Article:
Maciej Szewczyk, CEO
The monitoring of medical literature is becoming critical for marketing authorisation holders (MAHs) in the wake of the tightening regulations, which stress that the literature reviews for pharmacovigilance (PV) should include global databases that contain the largest reference of articles relating to the medicinal properties of products that are in the MAHs portfolio, as well as the medical publications in local journals in countries where medicinal products have a marketing authorisation. Although compliance demands that MAHs need to possess robust procedures in place to monitor local journals, no further instructions are given by the most of regulatory agencies. However, the database allows accessing the abstracts only with English as the prevalent language, without indexing articles published in the local language. This can lead to missing important data in the PV of medical products. Realising these shortcomings in the PV space, MS Pharm utilised its premium processes with automatic steps, involving validated tools, and proficient team of reviewers to offer a full range of relevant information on PV from local literature sources.
MS Pharm employs native reviewers to conduct a manual, full-text review of the local articles and identify the safety-relevant information for PV purposes. The reviewers have the medical or pharmaceutical background, and they extract relevant data from full-texts and deliver it with all possible details—products used, PV classification, patient details and more. The information captured from the local literature is indexed and coded into MS Pharm’s internal database. This data, beyond that resulting from just abstract review, brings added value to the MAHs. MS Pharm can provide PV-relevant information (i.e. potential valid ICSR), which would have been otherwise overlooked by the abstract review. Furthermore, MS Pharm reviews local literature—mostly published in local languages, in non-indexed journals—that may be completely ‘invisible’ to the big pharma world. This data source, which is not accessible in any other way than just reading it, is of great significance as spontaneous reporting in CEE and CIS countries is, in fact, lower than in the US and western Europe.Currently, the company renders its services in over 40 countries, reviewing around 1000 medical and pharmaceutical journals not indexed in any global literature database. “Our goal is really to bring deep local knowledge and insights from local experience to the MAHs so that they can benefit from them,” mentions Maciej Szewczyk, CEO at MS Pharm.
Speaking further, Szewczyk highlights that local medical literature monitoring is often burdened by discussions that eventually obscure the key relevancy of data captured in the literature.
Our goal is really to bring deep local knowledge and insights from local experience to the MAHs so that they can benefit from them
“If we take into account the publishing process, the cases reported in the literature usually occurred at least several months or years earlier,” he says. Thus, if the key importance lies in the discussion, if Day 0 should be understood as the day when the journal was accessed or 1 day later when the review was performed or, if the data maintains its value in terms of the PV-relevancy? It needs to be understood that database search does not equal full-text review in terms of when the data can be verified. How does MS Pharm steer ahead of this challenge?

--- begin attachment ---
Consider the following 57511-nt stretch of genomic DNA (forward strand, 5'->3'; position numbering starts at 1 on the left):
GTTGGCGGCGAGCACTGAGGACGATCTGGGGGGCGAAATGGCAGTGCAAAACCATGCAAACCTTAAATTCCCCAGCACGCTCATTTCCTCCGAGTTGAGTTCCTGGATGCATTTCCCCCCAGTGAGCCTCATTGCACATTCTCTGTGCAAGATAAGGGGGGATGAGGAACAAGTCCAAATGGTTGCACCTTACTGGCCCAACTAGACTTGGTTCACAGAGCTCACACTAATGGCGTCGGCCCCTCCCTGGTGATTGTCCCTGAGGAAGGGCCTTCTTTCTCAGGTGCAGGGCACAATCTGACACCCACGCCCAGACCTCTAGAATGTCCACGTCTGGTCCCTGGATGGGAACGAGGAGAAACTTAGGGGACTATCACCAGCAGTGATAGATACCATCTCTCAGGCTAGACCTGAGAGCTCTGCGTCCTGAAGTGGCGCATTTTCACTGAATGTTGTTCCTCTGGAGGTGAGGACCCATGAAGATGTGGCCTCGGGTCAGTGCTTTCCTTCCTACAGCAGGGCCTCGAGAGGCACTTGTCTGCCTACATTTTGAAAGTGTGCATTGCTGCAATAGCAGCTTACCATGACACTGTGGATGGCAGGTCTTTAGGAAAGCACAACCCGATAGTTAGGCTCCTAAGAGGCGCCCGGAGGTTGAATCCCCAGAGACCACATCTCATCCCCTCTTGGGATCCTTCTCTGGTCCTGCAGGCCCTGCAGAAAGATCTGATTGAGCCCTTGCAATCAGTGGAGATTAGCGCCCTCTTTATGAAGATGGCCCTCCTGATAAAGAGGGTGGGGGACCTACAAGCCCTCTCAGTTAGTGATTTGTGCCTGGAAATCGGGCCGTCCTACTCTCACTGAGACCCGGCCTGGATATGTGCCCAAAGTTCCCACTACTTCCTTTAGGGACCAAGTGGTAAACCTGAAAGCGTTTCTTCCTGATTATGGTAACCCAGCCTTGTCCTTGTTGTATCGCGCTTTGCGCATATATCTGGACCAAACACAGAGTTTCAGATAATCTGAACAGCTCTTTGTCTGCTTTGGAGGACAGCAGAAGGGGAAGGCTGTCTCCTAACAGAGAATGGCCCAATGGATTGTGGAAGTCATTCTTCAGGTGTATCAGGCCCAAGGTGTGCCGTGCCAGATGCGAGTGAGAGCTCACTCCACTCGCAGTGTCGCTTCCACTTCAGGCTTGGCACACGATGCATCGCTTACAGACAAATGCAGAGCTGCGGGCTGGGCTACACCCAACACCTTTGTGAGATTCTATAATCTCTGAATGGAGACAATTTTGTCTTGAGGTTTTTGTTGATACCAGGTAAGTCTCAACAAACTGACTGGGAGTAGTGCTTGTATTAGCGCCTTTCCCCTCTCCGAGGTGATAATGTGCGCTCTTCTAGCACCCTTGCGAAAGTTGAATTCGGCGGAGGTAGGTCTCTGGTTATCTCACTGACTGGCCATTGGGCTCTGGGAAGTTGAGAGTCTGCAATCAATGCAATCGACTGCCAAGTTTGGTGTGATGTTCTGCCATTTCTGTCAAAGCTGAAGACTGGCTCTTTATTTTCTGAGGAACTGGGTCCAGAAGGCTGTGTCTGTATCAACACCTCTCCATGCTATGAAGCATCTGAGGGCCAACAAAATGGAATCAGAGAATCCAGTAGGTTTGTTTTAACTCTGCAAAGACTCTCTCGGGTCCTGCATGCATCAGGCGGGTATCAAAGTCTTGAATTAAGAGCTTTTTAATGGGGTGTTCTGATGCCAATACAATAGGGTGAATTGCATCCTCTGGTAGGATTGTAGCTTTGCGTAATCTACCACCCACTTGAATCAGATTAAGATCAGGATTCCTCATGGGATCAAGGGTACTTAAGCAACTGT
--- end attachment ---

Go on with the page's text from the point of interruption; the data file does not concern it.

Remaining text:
To answer this, Szewczyk mentions that the company combines its deep local knowledge and presence in the countries, comprehensive review process and self-developed IT tools that allow proper indexing of Safety Relevant information along with timely reporting to its MAH clients, so that MAHs can reap the complete benefits of their literature monitoring.
Additionally, MS Pharm renders services in several regions that provide cost-effective, scalable solutions to its customers. Szewczyk adds, “Many MAHs, who started with a single affiliate in one country, are presently outsourcing their data as regional or global projects after using our services.” To assist such MAH clients, the company offers added value by providing them access to critical data beyond the information resulting from abstract reviews.
Elaborating on the significance of this functionality, Szewczyk cites an instance where a global pharma organisation in Poland had employed MS Pharm’s local monitoring services. The organisation had to cover literature reviews for over 40 countries. To help them in this task, MS Pharm expanded the client's local literature monitoring coverage across the countries of operation. The company then started to discuss the possibility of performing the analysis of the global database records for the client as the process performed in-house was time-consuming and inefficient. Based on its local monitoring software, MS Pharm developed a sister one for the analysis of global database records. Result? The client was able to achieve significant resource savings and enhanced efficiency. “We can use this software in other projects, we are also able to offer it to the MAHs to be used in-house independent from MS Pharm projects,” says Szewczyk.
To augment the operations of such pharmaceutical companies and keep pace with the evolving compliance landscape, MS Pharm is constantly upgrading its software and adding new functionalities. On this path of technological progress, MS Pharm is looking into the utilisation of AI as a tool to assist its reviewers in locating and analysing critical information. The next step for MS Pharm is to expand its services to Nordic countries. “We want to be the leader in Local Medical Literature Monitoring services in Europe and CIS countries, and be the reliable partner for all our customers,” concludes Szewczyk.